Comparison of ultrasonographic findings in cats with and without azotaemia.

Abstract

Objectives The objective of this study was to identify the renal ultrasonographic (US) findings most strongly associated with azotaemia in cats. Methods US findings in 238 cats with (serum creatinine >180 μmol/l) and 270 cats without azotaemia were compared in a retrospective case-control study. Cats with pre-renal azotaemia or urethral obstruction were excluded. Data extracted from the medical records included age, body weight and body condition score (BCS). Quantitative and subjective US findings were extracted from archived ultrasound images and contemporaneous reports. Results In non-azotaemic cats, mean ± SD renal length was 40.1 ± 5.5 mm. Male cats had larger kidneys than female cats (mean difference 5.2 mm; P = 0.001) and, on average, the right kidney was slightly larger than the left (mean difference 1.6 mm; P = 0.01). Azotaemic cats had significantly lower mean body weight and BCS, and greater mean age and renal pelvic diameter. Renal pelvic diameter was negatively correlated with urine specific gravity (ρ -0.44, P <0.001). Compared with non-azotaemic cats, there was no difference in mean renal length of azotaemic cats because the numbers with enlarged kidneys and small kidneys were similar. Radiologists' subjective assessments of renal size differed markedly between azotaemic and non-azotaemic cats, with azotaemic cats more likely to be recorded falsely as having abnormally small or enlarged kidneys. US findings significantly associated with azotaemia were perinephric fluid (odds ratio [OR] 26.4, 95% confidence interval [CI] 3.4-207.7), small kidneys (OR 8.4, 95% CI 4.0-17.4), hyperechoic renal cortex (OR 4.1, 95% CI 2.2-7.6), loss of corticomedullary differentiation (OR 4.1, 95% CI 1.8-9.6), renal calculi (OR 2.7, 95% CI 1.4-4.9), enlarged kidneys (OR 2.5, 95% CI 1.2-5.5) and dilated renal pelvis (OR 1.6, 95% CI 1.3-1.9). Conclusions and relevance Perinephric fluid was the US finding most strongly associated with azotaemia in this study and may merit more emphasis than it has received to date. Bias in radiologists' subjective assessments of renal size suggests that other subjective findings will also be biased.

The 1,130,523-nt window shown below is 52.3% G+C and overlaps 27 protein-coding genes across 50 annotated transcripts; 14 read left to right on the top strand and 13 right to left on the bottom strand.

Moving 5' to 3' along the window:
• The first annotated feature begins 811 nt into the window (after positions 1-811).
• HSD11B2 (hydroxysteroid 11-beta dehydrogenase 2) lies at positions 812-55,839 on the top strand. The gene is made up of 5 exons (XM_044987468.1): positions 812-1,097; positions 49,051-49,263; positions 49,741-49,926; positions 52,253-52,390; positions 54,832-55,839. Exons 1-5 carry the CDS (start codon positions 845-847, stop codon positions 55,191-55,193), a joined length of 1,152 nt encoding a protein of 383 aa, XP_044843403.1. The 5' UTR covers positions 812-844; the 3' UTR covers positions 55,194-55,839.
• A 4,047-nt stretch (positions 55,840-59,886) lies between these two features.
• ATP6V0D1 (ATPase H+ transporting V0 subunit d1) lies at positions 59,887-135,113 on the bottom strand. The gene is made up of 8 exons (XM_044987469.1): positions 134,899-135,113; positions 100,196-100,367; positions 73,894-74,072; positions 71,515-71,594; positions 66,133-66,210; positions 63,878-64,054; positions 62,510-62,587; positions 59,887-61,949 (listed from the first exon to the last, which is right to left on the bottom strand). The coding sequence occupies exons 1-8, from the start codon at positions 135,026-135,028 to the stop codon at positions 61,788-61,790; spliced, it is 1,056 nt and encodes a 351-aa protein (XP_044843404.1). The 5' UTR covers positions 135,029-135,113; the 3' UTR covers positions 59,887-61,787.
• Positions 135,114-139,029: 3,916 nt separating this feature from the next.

DOI: 10.1177/1098612X17736657

Cite this paper

@article{Lamb2017ComparisonOU, title={Comparison of ultrasonographic findings in cats with and without azotaemia.}, author={Christopher R. Lamb and Helen Dirrig and Stefano Cortellini}, journal={Journal of feline medicine and surgery}, year={2017}, pages={1098612X17736657} }